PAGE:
2018-11-30 / News

New directory an asset for foster care in South Carolina

Every day in South Carolina, several thousand children are living outside their family homes because of abuse, neglect, abandonment, and other situations, says Megan Branham, director of policy and research for the Palmetto Association for Children & Families.

“These children are served by private provider agencies that provide care in emergency, long-term, and adoptive settings,” Branham explained. “Many of these agencies belong to an organization dedicated to helping ensure the quality of care the children receive—the Palmetto Association for Children and Families (PAFCAF). While many of these children are placed with provider agencies through the Department of Social Services, many of our PAFCAF members also provide services throughout their communities or statewide to families privately.”

With this in mind, the agency came up with the Foster Care Provider and Services directory, a searchable database of foster care providers and services in South Carolina which launched this month.

It was an idea first included with the agency’s strategic plan in the spring at the direction of the board of directors.

Once the plan was in place, agency officials sought out technology to host the database, and then worked with members to create profiles and upload information to the database.

“Prior to the creation of the PAFCAF member database, there was no true directory of child welfare services in our state,” Branham stated. “Local organizations or cities may have directories of services in their areas and the state has a directory that is used internally by state employees, but the public did not have access to a resource with the ability to search and view services and organizations who are in their area and around the state.”

The board of directors saw a need for such a tool in the foster care community, yet newly passed federal law, the Family First Prevention Services Act, made it a critical need for the agency.

“Each year roughly 7,800 children come into our foster care system, and as the state adapts to changes resulting from the new law and its requirement for child welfare systems nationwide, we will see changes to the child welfare system in South Carolina,”Branham said. “As a result, we will need to put a targeted emphasis on increasing the number of foster homes across the state. This directory is one step we are taking as an association to ensure our children are in safe and loving homes.”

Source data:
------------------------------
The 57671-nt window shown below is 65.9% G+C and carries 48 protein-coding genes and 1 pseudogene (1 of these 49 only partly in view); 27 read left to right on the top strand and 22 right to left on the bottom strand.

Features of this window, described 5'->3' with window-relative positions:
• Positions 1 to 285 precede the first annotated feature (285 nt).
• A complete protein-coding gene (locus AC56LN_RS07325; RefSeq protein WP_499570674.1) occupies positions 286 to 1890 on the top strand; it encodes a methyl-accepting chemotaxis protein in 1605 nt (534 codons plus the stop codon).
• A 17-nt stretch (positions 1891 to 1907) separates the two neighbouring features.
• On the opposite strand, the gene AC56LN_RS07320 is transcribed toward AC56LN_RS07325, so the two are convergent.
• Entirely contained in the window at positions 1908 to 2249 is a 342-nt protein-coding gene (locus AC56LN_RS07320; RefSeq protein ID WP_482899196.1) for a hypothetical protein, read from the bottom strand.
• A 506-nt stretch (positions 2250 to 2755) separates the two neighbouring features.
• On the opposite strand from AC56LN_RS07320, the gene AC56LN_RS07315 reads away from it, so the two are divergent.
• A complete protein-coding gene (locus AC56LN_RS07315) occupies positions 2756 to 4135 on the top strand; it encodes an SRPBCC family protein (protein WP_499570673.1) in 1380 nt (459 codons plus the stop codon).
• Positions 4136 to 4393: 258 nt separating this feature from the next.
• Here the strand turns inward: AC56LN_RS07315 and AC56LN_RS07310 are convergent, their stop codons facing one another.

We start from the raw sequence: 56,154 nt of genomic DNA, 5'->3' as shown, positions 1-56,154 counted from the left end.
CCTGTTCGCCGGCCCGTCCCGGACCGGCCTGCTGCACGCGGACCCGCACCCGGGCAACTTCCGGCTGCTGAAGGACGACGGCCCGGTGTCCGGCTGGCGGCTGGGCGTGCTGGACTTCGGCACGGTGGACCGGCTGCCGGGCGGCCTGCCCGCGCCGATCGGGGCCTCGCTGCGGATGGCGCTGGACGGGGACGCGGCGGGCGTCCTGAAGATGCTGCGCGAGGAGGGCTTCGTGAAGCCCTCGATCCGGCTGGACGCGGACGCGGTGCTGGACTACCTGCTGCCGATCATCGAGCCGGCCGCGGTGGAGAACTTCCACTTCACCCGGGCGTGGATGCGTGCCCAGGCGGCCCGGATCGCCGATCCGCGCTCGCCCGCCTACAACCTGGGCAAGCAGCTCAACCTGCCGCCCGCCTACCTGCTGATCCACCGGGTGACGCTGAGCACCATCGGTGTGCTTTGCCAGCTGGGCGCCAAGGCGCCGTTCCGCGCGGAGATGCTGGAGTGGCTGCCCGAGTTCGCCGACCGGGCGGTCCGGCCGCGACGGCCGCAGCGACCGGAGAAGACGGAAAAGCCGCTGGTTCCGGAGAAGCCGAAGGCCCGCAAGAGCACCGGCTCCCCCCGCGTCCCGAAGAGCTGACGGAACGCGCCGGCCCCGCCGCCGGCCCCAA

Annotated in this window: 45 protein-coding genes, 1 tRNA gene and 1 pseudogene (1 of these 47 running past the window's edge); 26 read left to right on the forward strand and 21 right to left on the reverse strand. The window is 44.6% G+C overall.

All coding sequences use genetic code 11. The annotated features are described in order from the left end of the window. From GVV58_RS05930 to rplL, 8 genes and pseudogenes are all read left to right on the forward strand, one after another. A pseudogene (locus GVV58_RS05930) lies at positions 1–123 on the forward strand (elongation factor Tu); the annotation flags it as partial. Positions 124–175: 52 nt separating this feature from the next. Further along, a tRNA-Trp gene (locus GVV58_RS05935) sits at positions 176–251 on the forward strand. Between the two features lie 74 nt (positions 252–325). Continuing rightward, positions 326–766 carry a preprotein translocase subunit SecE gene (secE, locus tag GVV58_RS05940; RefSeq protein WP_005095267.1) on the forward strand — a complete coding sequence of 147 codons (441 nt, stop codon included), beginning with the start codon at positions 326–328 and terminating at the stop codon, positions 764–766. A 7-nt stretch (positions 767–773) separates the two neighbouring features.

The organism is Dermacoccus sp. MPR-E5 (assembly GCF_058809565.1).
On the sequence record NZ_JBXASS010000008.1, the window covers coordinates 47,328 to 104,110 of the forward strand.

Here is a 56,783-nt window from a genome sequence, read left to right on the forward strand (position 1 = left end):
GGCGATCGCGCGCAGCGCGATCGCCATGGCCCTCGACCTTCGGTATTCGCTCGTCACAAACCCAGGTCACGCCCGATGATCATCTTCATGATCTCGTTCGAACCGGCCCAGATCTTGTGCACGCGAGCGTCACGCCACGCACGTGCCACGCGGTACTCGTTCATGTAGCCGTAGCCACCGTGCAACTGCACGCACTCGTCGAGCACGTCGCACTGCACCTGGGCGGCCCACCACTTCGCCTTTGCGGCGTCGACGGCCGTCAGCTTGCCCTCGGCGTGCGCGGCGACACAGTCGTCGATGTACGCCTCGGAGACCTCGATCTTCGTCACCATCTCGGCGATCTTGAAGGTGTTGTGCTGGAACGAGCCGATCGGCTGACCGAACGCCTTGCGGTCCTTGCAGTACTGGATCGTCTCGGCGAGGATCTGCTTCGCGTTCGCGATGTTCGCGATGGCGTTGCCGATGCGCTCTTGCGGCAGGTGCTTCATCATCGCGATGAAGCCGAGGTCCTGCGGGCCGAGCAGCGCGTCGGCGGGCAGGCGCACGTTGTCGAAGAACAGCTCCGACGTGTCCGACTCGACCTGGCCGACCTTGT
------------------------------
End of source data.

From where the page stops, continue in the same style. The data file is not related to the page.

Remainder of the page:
Families, members of the public, and agencies will be able to search for private placement options, prevention services, and community-based services such as counseling, parenting classes, job search assistance, referrals to other community organizations, and in-home support.

“These services are critical for keeping families intact and supporting the communities in which they live,” Branham said.

Every foster parent must go through a state-run training and application processes.

“It is very important to cultivate a relationship with our local members, especially if a foster parent is willing to open their heart and home to a child with behavioral or medical needs and become a therapeutic foster parent,” Branham said. “Therapeutic foster homes are one of the greatest needs across our state. Safe and healthy placements where children who have severe mental, emotional, or behavioral health needs can be cared for until reunited with their families or placed in their forever family through adoption. By reaching out and creating a relationship with local organizations, foster parents are better connected to resources, trainings, and additional services as they go through the process to become a therapeutic foster parent.”

Branham said after visiting the database and identifying a local organization providing the needed service, many members list events, resources, and contact information for those wanting to take the next step.

While this is great progress, Branham said the agency doesn’t want to stop here.

“We’d love to continue to expand on this database, it has been a great educational tool for us as a membership organization as well as for our individual members,” Branham said. “Over the next several years, it will be changing drastically with the implementation of the Family First Prevention Services Act. PAFCAF is committed to ensuring our state makes the appropriate investments and provides the resources necessary to make this a smooth transition for our members and the children they serve. This database is one way in which we are looking ahead and making the appropriate investments now to ensure success down the road.”

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